My breath is caught in my throat. I’ve slid down a wall and sit with my knees pulled up to my chest and my hands squeezing my head. Around me, snow blows in swirls of gray and the cold bites at my cheeks, but I hardly feel it. Nor do I pay attention to the figure leaning against a nearby wall, dressed in a blood red uniform and cradling a rifle.
No. Instead, I’m panicking.
Because ****, I don’t know what to do. I don’t know what to do when I’m alone, with no one to help me, nowhere to go, and no money. There is nothing to help me but my wits, nerve, and anything I can scavenge out of this grim world.
And I am scared out of my mind. I don’t know how long I crouch there in the cold, fear battering me internally as the snow batters me externally. My hands tremble as I press them against my scalp, but the real show takes place inside – there seems to be a prolonged shrieking within my head. I need time. Money. Resources. And I have nothing. My head is in a whirl, but one thought rings sharp and true – Help. I need help.
Laughter floats to me in the wind, as if the idea of finding help in this wasteland is a worthy joke. I glance up with a jolt. The single red soldier that I had noticed before is now joined by another, and together they stand, those blank helmeted heads turned towards me.
This time, the fear that shoots through me is of a different kind. It’s not a dreadful cold settling into the pit of my stomach, but a spike of ice through my veins.
With the stride of someone who knows their own power, the soldiers step across the snow. I dare not move. My first instinct is to run, but I know from experience that it’s hard to run from things with great advantages over you. Advantages like long range weapons.
And so I wait, my eyes on the snowy ground beneath me. Their voices reach me soon –
“That one must be stupid. It’s been sitting in the snow for the past half hour.” The voice is colder than the wind, made automated and expressionless by the helmet. They say it’s for the person’s identity protection, but I often wonder if they are people at all behind those helmets. Perhaps they are only machines – but could a mere machine be so cruel? Machines may be heartless, but it’s people who are cruel and take pleasure in pain.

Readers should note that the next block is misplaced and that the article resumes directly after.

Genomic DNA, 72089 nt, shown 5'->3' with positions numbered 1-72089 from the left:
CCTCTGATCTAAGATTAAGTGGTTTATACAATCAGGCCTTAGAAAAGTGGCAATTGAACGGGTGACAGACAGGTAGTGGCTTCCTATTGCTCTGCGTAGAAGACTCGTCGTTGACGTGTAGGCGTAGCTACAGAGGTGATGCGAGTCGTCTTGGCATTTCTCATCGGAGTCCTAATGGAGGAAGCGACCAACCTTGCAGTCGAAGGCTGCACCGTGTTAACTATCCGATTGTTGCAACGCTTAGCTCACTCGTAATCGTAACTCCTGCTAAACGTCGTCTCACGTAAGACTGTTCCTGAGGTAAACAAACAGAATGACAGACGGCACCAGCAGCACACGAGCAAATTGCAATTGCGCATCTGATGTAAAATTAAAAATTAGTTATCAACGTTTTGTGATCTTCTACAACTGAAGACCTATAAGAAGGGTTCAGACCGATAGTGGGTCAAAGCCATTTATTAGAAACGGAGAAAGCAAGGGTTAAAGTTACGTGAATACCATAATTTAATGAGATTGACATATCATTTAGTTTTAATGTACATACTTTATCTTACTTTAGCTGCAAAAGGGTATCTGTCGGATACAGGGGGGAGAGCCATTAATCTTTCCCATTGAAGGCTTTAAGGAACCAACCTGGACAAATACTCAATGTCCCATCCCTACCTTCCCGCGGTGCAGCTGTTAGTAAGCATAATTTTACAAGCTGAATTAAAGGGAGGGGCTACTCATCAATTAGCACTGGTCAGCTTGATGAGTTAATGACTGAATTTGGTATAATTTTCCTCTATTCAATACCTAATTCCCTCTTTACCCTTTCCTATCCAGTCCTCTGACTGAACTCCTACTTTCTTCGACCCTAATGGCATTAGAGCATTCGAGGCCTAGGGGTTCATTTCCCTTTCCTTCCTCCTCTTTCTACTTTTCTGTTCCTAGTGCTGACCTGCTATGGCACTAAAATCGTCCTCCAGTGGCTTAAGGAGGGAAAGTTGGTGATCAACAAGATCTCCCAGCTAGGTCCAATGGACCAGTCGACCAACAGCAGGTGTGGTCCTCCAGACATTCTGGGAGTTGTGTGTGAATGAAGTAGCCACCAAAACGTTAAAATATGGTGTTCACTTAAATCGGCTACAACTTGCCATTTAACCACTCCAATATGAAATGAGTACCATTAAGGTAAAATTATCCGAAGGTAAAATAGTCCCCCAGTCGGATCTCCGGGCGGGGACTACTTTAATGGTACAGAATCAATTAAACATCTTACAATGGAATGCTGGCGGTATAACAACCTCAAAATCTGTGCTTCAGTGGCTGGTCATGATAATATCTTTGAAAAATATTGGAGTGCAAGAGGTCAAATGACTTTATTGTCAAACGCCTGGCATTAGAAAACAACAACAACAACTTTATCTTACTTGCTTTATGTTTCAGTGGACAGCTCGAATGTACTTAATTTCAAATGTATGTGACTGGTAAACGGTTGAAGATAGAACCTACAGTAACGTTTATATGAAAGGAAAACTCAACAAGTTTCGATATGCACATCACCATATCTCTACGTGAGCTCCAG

Speaking of cruelty – my breath violently catches and my head slams back against the wall when one of the soldiers brings his foot back and kicks me in the side with force like a train. I taste blood as my head lolls back against the wall and I find myself looking straight at the blank head now crouching down in front of me.
A gloved hand grabs my trembling chin and yanks my face up. “Too bad such a pretty little face is wasted on you,” the voice says, and I would rather it sneer, because it’s so inhuman, so cold.
My saving grace, ironically, is the other soldier. Who knows how this could’ve turned out otherwise. “Come on, let’s get out of here,” the robotic voice states, and the hand leaves my face and together they march off into the snow.
I can’t bring myself to move so I lie, leaking crimson into the white snow and watching as the small stain spreads. Finally, I force myself to my feet, blinking the stars out of my eyes and scuffing a foot over the scarlet marks. I wipe the rest of the blood off my chin as well as I can with my old parka and cautiously poke my head around the corner of the building, my eyes searching the bleak landscape for any sign of life. Nothing but gray crumbling buildings and icicles. I give a huff of relief and duck around the corner, stooping to slide underneath a slanting doorway to tend to my baby brother.
The shadows cast by the flickering orange light of the fire mock me as I set eyes on my brother, lying prone and motionless on the floor.
My heart stutters. So still.
I rush to his side and nearly faint in relief when his eyes flutter open.
His hand twitches weakly by his side and I grab it as I kneel by him. “Don’t worry, Sis,” he croaks. “I’m not dead yet.”
“Not funny Lorence,” I hiss. My little brother chuckles and I’m relieved to see that though his strength is quickly sapped, his eyes are still clear.
“How is it?” I whisper, my eyes travelling down to his leg, hidden underneath a pile of ratty blankets.
“Hurts like ****,” he replies with a grimace, dark brows drawn together in pain. “Clean it again?”
I run a hand through my hair. “I don’t know, Lore. I don’t have anything but water to clean it with. We need medicine.”
He gives my hand a weak squeeze, and I look down at our hands. Our skin color matches perfectly, a creamy pale brown. My mother used to tell me that it was a wonder we weren’t twins, we look so alike. Inky black hair, nut brown eyes, long arms and legs… My throat closes at the thought of losing him. My brother.
“Leave me, Sloane,” he says hoarsely. “I’ll be fine, just leave me some food and water and go find someone to help.”
Never have I felt so helpless. “I -” I stop, shake my head, pull at my hair some more. “How can I leave you? Where can I go?” My voice cracks and my hand shakes as I hold his. Despite the chill creeping into our hideout, our hands are sweaty as I clench his fingers.
“Remember what dad always said? “There’s always a light. Sometimes we just have to-”
“- uncover it,” I finish, and my heart aches for my dad, aches for the reassurance he gave with his warm eyes. I lean down and kiss my brothers forehead, even though he is fifteen now. “Love you Lore,” I whisper. “I won’t let you become a shadow.”
“Love you too Sis. Be careful.” His brown eyes look into mine and I know, in my heart, that I will find some way to save him. I will.